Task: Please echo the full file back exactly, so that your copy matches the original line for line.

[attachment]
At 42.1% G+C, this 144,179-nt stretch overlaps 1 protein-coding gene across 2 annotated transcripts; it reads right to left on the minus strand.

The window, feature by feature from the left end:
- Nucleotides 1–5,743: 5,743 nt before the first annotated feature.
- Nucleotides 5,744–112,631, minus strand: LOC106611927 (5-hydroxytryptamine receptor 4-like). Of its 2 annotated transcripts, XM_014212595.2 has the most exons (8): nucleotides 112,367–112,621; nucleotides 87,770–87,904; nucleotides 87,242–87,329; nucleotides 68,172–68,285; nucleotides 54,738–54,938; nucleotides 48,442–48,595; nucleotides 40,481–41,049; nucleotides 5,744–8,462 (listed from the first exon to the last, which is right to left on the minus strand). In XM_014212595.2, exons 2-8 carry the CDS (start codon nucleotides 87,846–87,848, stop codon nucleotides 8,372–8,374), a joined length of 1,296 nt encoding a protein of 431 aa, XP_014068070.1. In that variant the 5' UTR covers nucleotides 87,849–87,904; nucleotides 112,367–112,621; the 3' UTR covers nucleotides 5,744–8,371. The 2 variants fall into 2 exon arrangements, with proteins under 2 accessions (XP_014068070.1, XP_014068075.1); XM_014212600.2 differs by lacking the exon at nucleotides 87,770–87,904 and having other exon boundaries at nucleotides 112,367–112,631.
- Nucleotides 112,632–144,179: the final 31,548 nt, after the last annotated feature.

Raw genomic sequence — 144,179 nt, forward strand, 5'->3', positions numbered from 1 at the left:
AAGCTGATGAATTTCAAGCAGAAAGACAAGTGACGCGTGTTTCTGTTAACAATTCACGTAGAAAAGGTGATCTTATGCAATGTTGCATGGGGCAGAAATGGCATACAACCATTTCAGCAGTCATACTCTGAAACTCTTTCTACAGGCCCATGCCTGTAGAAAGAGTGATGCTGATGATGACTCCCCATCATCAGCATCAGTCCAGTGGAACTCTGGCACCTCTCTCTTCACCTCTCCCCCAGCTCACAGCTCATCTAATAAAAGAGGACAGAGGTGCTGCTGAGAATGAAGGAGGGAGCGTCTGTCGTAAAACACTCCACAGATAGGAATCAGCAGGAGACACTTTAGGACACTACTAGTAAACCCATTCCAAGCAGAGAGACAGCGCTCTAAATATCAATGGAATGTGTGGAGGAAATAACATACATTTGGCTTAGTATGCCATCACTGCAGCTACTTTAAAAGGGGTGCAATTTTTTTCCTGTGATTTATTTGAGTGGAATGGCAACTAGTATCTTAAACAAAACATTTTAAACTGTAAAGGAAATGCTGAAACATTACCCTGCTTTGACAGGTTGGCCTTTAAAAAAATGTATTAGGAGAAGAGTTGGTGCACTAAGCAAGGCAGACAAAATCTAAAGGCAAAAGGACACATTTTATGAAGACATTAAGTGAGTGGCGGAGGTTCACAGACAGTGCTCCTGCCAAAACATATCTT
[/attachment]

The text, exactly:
At 42.1% G+C, this 144,179-nt stretch overlaps 1 protein-coding gene across 2 annotated transcripts; it reads right to left on the minus strand.

The window, feature by feature from the left end:
- Nucleotides 1–5,743: 5,743 nt before the first annotated feature.
- Nucleotides 5,744–112,631, minus strand: LOC106611927 (5-hydroxytryptamine receptor 4-like). Of its 2 annotated transcripts, XM_014212595.2 has the most exons (8): nucleotides 112,367–112,621; nucleotides 87,770–87,904; nucleotides 87,242–87,329; nucleotides 68,172–68,285; nucleotides 54,738–54,938; nucleotides 48,442–48,595; nucleotides 40,481–41,049; nucleotides 5,744–8,462 (listed from the first exon to the last, which is right to left on the minus strand). In XM_014212595.2, exons 2-8 carry the CDS (start codon nucleotides 87,846–87,848, stop codon nucleotides 8,372–8,374), a joined length of 1,296 nt encoding a protein of 431 aa, XP_014068070.1. In that variant the 5' UTR covers nucleotides 87,849–87,904; nucleotides 112,367–112,621; the 3' UTR covers nucleotides 5,744–8,371. The 2 variants fall into 2 exon arrangements, with proteins under 2 accessions (XP_014068070.1, XP_014068075.1); XM_014212600.2 differs by lacking the exon at nucleotides 87,770–87,904 and having other exon boundaries at nucleotides 112,367–112,631.
- Nucleotides 112,632–144,179: the final 31,548 nt, after the last annotated feature.

Raw genomic sequence — 144,179 nt, forward strand, 5'->3', positions numbered from 1 at the left:
AAGCTGATGAATTTCAAGCAGAAAGACAAGTGACGCGTGTTTCTGTTAACAATTCACGTAGAAAAGGTGATCTTATGCAATGTTGCATGGGGCAGAAATGGCATACAACCATTTCAGCAGTCATACTCTGAAACTCTTTCTACAGGCCCATGCCTGTAGAAAGAGTGATGCTGATGATGACTCCCCATCATCAGCATCAGTCCAGTGGAACTCTGGCACCTCTCTCTTCACCTCTCCCCCAGCTCACAGCTCATCTAATAAAAGAGGACAGAGGTGCTGCTGAGAATGAAGGAGGGAGCGTCTGTCGTAAAACACTCCACAGATAGGAATCAGCAGGAGACACTTTAGGACACTACTAGTAAACCCATTCCAAGCAGAGAGACAGCGCTCTAAATATCAATGGAATGTGTGGAGGAAATAACATACATTTGGCTTAGTATGCCATCACTGCAGCTACTTTAAAAGGGGTGCAATTTTTTTCCTGTGATTTATTTGAGTGGAATGGCAACTAGTATCTTAAACAAAACATTTTAAACTGTAAAGGAAATGCTGAAACATTACCCTGCTTTGACAGGTTGGCCTTTAAAAAAATGTATTAGGAGAAGAGTTGGTGCACTAAGCAAGGCAGACAAAATCTAAAGGCAAAAGGACACATTTTATGAAGACATTAAGTGAGTGGCGGAGGTTCACAGACAGTGCTCCTGCCAAAACATATCTT